Monday, August 30, 2010

A Visitor to A Mesquite Tree

A hummingbird stops by a mesquite tree near our rig

A Tour with Gary Tenen

I had a real treat yesterday! With only two weeks left in our stay at Kartchner Caverns, I got to go on a tour led by Gary Tenen, one of the cave's discoverers!

Gary, along with "Doctor Bob," Kartchner's resident scientist, led a group that had won the tour in a charity auction. I, along with a couple other excited volunteers, tagged along. We learned a lot about geology, speleology, cave exploration, and a whole lot of other "ologies" mixed in with just plain fun stuff.

While it was a bit groupy-ish and embarrassing, I did ask Gary if he would pose for a photo with me. He kindly said, "yes," so here it is:

John, unfortunately, didn't get to go on the tour -- he was driving the tram. Someone had to do it!

Tuesday, August 17, 2010

Another Peak In The Hole: Guarding the Tarantula

What you see today if you look in the hole (see yesterday's post):

Monday, August 16, 2010

The Tarantula Lost

Back in April 2009, I posted about our sighting of a Tarantula Hawk (see bottom section) at the nearby Arizona-Sonoran Desert Museum. I'll spare you the gory details of what the Tarantula Hawk does to the Tarantula -- you can read the summary on that post if you want -- but suffice to say that the Tarantula Hawk, actually a wasp, is large enough and mean enough to capture a full grown tarantula.

While I didn't see the actual battle, I did get to witness the aftermath as the Tarantula Hawk pulled the now-paralyzed tarantula into its nest. Click to enlarge the images if you need to -- the surrounding plant life makes some of the details difficult to see.

The tarantula lies near the Tarantula Hawk's hole. The Hawk will return in a moment:

The Tarantula Hawk is on the left. The previous blog showed one with red wings -- that is a juvenile, and their wings go to blue as they age:

The Hawk pulls the tarantula towards the hole:

Just the legs left to go in:

A peek in the hole after the tarantula disappears into it:

Lunch will soon be served.

Monday, August 09, 2010

He Ain't Heavy, He's My "Moth"er

The ants here are quite cooperative, apparently.

I was walking out to the car when I spotted a moth, moving slowly over the ground. Something seemed odd, and I finally realized what it was -- its wings weren't flapping! This gave it the detached, ethereal moving style of the "floating nuns" in the Blues Brother's movie!

A closer look found that the moth was quite dead, and was being carried by an ant:

This was a heavy load! The ant was not dragging the moth, but was actually lifting it off the ground as it carried it in its mouth. As I watched, a second ant jointed the first, taking the opposite side of the moth. Together, and cooperatively, they navigated over rocks and sticks:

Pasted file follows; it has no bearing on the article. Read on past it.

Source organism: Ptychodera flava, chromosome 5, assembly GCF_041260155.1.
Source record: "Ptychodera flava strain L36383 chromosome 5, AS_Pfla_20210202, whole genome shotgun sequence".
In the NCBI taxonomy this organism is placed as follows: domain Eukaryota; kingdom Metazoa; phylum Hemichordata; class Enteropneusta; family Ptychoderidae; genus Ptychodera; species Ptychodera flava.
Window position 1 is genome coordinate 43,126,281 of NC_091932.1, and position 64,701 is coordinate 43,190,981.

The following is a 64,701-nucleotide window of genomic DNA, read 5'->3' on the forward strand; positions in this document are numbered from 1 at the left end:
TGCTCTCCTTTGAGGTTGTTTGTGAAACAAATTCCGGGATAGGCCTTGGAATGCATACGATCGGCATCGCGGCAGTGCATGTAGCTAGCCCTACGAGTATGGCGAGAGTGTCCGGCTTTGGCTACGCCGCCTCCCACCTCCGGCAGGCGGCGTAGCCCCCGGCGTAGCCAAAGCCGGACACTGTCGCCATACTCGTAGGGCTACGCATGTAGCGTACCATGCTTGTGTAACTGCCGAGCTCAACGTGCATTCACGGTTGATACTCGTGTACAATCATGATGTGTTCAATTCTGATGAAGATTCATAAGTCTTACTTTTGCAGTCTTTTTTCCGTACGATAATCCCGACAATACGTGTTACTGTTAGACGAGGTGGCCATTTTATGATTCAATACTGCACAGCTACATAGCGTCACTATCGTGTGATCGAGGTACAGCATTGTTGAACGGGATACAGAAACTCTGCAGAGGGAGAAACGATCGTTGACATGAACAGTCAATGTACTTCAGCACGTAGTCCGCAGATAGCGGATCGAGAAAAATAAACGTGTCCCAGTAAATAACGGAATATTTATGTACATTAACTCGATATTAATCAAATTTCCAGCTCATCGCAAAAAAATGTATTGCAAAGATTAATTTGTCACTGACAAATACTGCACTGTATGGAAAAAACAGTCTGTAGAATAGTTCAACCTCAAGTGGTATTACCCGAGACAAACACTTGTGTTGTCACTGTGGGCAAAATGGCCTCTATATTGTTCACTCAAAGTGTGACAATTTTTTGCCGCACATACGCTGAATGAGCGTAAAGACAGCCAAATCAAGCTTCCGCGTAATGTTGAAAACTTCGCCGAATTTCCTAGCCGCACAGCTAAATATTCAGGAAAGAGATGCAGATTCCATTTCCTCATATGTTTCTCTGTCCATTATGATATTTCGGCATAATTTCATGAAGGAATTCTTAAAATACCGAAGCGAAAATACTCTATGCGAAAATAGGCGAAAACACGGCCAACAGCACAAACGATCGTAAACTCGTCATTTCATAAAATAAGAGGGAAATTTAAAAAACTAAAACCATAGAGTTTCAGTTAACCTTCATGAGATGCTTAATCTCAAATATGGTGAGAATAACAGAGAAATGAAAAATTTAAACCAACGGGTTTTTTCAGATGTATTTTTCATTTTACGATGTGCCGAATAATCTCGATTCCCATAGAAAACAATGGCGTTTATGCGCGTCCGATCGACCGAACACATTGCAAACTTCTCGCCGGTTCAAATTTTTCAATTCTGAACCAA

I finally lost them in the brush, so I wasn't able to see what finally became of the moth.

I later saw two ants similarly dragging a fallen blossom across the parking lot:

This makes me wonder how big a "find" they can manage to get back to the nest!

Another Desert Visitor

As we (myself, John, and fellow volunteers Art and Bob) sat around the "happy hour" table today, we had a visitor -- this Sonoran Coralsnake slithered right under our legs!

It quickly hid under a rock, curling into a ball. When the rock was moved, it zoomed off. We all tried to remember how the little saying goes -- is it black next to red that makes Jack dead? Or yellow next to something makes him a happy fellow? And just what color was this? Looked more white to us!

But the final verdict is that it was a venomous Sonoran Coralsnake. Certainly to be avoided, but no one has ever died from its bite.

And the right way the snake memory aids goes is, "Red touch yellow (or in this case, white), kills a fellow. Red touch black, friend of Jack."

Sunday, August 01, 2010

We Are Visited By A Tarantula!

We were casually sitting around with our neighbors, enjoying Happy Hour, when we got a surprise visitor!

And, from the looks of things, he brought his own bug to the party! But, alas, another guest at the party was not to be -- he didn't want to share his bug with us, and we didn't want to share our drinks with him. So he took off down the road -- quite literally as he apparently left by our driveway and made a right on the road (that's John in the yellow shirt by the rig):

I guess he didn't like that I followed him with the camera -- this is a defensive posture, abdomen up in the air and fangs spread, that says, "I'm willing to fight you!" I, however, took the coward's way out and returned to the rig. He continued on to wherever huge spiders with a 'tude hang out for the night: